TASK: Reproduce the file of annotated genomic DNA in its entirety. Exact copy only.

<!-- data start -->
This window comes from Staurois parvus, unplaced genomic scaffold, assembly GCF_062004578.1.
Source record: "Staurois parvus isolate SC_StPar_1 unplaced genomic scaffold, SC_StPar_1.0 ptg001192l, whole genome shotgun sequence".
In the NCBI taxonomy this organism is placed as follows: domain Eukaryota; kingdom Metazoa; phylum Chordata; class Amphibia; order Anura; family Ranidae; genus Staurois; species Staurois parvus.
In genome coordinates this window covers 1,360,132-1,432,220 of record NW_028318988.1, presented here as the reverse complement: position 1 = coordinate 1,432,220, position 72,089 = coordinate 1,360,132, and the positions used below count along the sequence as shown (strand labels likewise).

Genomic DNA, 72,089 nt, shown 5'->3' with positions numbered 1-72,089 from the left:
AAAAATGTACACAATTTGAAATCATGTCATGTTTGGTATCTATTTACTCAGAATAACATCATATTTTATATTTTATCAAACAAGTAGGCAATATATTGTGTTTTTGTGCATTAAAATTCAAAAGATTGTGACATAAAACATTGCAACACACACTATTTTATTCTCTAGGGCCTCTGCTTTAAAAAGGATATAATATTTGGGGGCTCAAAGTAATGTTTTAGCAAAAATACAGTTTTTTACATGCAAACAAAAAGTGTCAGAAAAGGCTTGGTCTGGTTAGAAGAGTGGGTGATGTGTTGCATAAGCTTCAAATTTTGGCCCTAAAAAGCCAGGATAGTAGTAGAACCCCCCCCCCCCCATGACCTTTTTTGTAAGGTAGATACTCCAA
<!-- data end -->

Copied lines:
This window comes from Staurois parvus, unplaced genomic scaffold, assembly GCF_062004578.1.
Source record: "Staurois parvus isolate SC_StPar_1 unplaced genomic scaffold, SC_StPar_1.0 ptg001192l, whole genome shotgun sequence".
In the NCBI taxonomy this organism is placed as follows: domain Eukaryota; kingdom Metazoa; phylum Chordata; class Amphibia; order Anura; family Ranidae; genus Staurois; species Staurois parvus.
In genome coordinates this window covers 1,360,132-1,432,220 of record NW_028318988.1, presented here as the reverse complement: position 1 = coordinate 1,432,220, position 72,089 = coordinate 1,360,132, and the positions used below count along the sequence as shown (strand labels likewise).

Genomic DNA, 72,089 nt, shown 5'->3' with positions numbered 1-72,089 from the left:
AAAAATGTACACAATTTGAAATCATGTCATGTTTGGTATCTATTTACTCAGAATAACATCATATTTTATATTTTATCAAACAAGTAGGCAATATATTGTGTTTTTGTGCATTAAAATTCAAAAGATTGTGACATAAAACATTGCAACACACACTATTTTATTCTCTAGGGCCTCTGCTTTAAAAAGGATATAATATTTGGGGGCTCAAAGTAATGTTTTAGCAAAAATACAGTTTTTTACATGCAAACAAAAAGTGTCAGAAAAGGCTTGGTCTGGTTAGAAGAGTGGGTGATGTGTTGCATAAGCTTCAAATTTTGGCCCTAAAAAGCCAGGATAGTAGTAGAACCCCCCCCCCCCCATGACCTTTTTTGTAAGGTAGATACTCCAA